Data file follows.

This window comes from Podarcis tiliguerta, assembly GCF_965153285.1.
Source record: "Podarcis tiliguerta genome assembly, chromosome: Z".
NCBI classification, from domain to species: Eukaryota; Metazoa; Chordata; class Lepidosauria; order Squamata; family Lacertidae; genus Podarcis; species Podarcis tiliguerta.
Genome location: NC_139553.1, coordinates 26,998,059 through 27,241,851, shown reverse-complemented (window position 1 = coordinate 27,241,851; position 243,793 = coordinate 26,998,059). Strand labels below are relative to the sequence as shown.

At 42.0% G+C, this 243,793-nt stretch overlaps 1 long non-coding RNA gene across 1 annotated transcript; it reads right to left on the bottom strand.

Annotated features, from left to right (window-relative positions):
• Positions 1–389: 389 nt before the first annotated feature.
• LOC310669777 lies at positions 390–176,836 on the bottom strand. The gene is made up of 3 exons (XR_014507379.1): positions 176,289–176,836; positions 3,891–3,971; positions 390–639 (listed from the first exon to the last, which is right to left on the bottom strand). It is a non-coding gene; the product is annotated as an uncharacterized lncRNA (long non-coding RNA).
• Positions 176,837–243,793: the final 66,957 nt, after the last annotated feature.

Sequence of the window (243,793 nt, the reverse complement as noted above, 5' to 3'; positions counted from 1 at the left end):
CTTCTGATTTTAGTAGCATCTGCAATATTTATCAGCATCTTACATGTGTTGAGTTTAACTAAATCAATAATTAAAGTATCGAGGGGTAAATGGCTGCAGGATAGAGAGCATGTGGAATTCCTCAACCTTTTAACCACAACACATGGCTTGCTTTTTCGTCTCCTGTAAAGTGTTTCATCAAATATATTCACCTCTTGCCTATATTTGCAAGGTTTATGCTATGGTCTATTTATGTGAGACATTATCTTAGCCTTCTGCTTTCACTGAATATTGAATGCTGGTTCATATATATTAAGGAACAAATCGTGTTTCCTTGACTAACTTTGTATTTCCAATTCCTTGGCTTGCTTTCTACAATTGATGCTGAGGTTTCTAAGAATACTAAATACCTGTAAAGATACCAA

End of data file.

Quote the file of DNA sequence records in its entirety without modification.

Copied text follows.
This window comes from Podarcis tiliguerta, assembly GCF_965153285.1.
Source record: "Podarcis tiliguerta genome assembly, chromosome: Z".
NCBI classification, from domain to species: Eukaryota; Metazoa; Chordata; class Lepidosauria; order Squamata; family Lacertidae; genus Podarcis; species Podarcis tiliguerta.
Genome location: NC_139553.1, coordinates 26,998,059 through 27,241,851, shown reverse-complemented (window position 1 = coordinate 27,241,851; position 243,793 = coordinate 26,998,059). Strand labels below are relative to the sequence as shown.

At 42.0% G+C, this 243,793-nt stretch overlaps 1 long non-coding RNA gene across 1 annotated transcript; it reads right to left on the bottom strand.

Annotated features, from left to right (window-relative positions):
• Positions 1–389: 389 nt before the first annotated feature.
• LOC310669777 lies at positions 390–176,836 on the bottom strand. The gene is made up of 3 exons (XR_014507379.1): positions 176,289–176,836; positions 3,891–3,971; positions 390–639 (listed from the first exon to the last, which is right to left on the bottom strand). It is a non-coding gene; the product is annotated as an uncharacterized lncRNA (long non-coding RNA).
• Positions 176,837–243,793: the final 66,957 nt, after the last annotated feature.

Sequence of the window (243,793 nt, the reverse complement as noted above, 5' to 3'; positions counted from 1 at the left end):
CTTCTGATTTTAGTAGCATCTGCAATATTTATCAGCATCTTACATGTGTTGAGTTTAACTAAATCAATAATTAAAGTATCGAGGGGTAAATGGCTGCAGGATAGAGAGCATGTGGAATTCCTCAACCTTTTAACCACAACACATGGCTTGCTTTTTCGTCTCCTGTAAAGTGTTTCATCAAATATATTCACCTCTTGCCTATATTTGCAAGGTTTATGCTATGGTCTATTTATGTGAGACATTATCTTAGCCTTCTGCTTTCACTGAATATTGAATGCTGGTTCATATATATTAAGGAACAAATCGTGTTTCCTTGACTAACTTTGTATTTCCAATTCCTTGGCTTGCTTTCTACAATTGATGCTGAGGTTTCTAAGAATACTAAATACCTGTAAAGATACCAA